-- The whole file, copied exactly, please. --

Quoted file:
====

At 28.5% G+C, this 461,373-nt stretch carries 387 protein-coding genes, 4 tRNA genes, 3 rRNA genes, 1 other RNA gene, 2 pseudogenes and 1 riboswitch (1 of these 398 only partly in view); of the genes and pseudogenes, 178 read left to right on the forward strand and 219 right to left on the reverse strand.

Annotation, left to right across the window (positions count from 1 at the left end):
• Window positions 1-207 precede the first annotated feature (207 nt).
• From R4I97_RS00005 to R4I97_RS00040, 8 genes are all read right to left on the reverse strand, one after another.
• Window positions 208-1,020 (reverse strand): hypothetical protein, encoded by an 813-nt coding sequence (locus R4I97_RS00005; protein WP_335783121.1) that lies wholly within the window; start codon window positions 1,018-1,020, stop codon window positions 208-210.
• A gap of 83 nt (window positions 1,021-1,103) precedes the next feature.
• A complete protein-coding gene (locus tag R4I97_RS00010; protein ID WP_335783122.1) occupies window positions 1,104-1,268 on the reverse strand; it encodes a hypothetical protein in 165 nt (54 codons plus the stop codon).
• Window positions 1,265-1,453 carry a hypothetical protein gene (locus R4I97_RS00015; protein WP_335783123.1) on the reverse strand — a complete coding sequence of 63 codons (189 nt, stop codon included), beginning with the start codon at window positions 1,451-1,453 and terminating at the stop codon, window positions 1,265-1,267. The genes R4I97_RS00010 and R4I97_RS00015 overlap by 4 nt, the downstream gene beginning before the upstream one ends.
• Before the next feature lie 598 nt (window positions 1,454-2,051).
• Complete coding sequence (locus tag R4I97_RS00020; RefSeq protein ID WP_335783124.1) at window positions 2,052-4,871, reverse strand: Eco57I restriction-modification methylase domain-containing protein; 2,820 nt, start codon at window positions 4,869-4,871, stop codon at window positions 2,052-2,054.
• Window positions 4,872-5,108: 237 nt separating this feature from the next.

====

At 28.5% G+C, this 461,373-nt stretch carries 387 protein-coding genes, 4 tRNA genes, 3 rRNA genes, 1 other RNA gene, 2 pseudogenes and 1 riboswitch (1 of these 398 only partly in view); of the genes and pseudogenes, 178 read left to right on the forward strand and 219 right to left on the reverse strand.

Annotation, left to right across the window (positions count from 1 at the left end):
• Window positions 1-207 precede the first annotated feature (207 nt).
• From R4I97_RS00005 to R4I97_RS00040, 8 genes are all read right to left on the reverse strand, one after another.
• Window positions 208-1,020 (reverse strand): hypothetical protein, encoded by an 813-nt coding sequence (locus R4I97_RS00005; protein WP_335783121.1) that lies wholly within the window; start codon window positions 1,018-1,020, stop codon window positions 208-210.
• A gap of 83 nt (window positions 1,021-1,103) precedes the next feature.
• A complete protein-coding gene (locus tag R4I97_RS00010; protein ID WP_335783122.1) occupies window positions 1,104-1,268 on the reverse strand; it encodes a hypothetical protein in 165 nt (54 codons plus the stop codon).
• Window positions 1,265-1,453 carry a hypothetical protein gene (locus R4I97_RS00015; protein WP_335783123.1) on the reverse strand — a complete coding sequence of 63 codons (189 nt, stop codon included), beginning with the start codon at window positions 1,451-1,453 and terminating at the stop codon, window positions 1,265-1,267. The genes R4I97_RS00010 and R4I97_RS00015 overlap by 4 nt, the downstream gene beginning before the upstream one ends.
• Before the next feature lie 598 nt (window positions 1,454-2,051).
• Complete coding sequence (locus tag R4I97_RS00020; RefSeq protein ID WP_335783124.1) at window positions 2,052-4,871, reverse strand: Eco57I restriction-modification methylase domain-containing protein; 2,820 nt, start codon at window positions 4,869-4,871, stop codon at window positions 2,052-2,054.
• Window positions 4,872-5,108: 237 nt separating this feature from the next.